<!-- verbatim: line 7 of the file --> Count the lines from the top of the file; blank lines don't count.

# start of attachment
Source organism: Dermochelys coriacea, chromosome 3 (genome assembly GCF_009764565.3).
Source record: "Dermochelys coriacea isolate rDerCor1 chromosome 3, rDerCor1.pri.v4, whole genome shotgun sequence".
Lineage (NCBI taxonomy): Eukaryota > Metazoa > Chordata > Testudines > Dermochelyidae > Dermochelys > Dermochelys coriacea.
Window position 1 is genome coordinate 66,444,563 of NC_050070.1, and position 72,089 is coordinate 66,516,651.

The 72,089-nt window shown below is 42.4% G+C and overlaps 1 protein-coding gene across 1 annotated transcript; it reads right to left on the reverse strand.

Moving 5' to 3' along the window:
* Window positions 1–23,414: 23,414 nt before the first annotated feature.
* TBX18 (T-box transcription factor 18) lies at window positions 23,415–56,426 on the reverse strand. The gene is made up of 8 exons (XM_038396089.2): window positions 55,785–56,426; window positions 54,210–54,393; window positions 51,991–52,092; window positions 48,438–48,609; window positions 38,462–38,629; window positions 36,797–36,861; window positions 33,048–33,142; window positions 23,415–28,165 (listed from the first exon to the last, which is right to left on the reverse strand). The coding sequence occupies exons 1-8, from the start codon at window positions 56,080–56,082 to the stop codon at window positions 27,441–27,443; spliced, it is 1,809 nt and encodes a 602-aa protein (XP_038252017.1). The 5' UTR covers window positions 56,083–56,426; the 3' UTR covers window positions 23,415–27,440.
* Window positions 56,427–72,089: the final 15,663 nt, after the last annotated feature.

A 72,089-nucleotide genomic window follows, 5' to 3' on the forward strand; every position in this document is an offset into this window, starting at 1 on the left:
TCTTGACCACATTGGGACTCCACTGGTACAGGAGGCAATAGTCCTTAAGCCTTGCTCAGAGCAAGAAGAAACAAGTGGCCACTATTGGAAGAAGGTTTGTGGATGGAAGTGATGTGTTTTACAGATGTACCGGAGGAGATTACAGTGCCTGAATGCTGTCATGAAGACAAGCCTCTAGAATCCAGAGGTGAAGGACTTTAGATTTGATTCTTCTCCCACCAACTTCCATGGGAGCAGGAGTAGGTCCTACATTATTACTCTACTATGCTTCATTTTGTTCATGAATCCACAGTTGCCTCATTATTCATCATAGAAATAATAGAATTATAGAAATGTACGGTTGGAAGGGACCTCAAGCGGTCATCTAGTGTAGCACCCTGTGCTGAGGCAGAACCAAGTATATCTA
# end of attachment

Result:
* Window positions 1–23,414: 23,414 nt before the first annotated feature.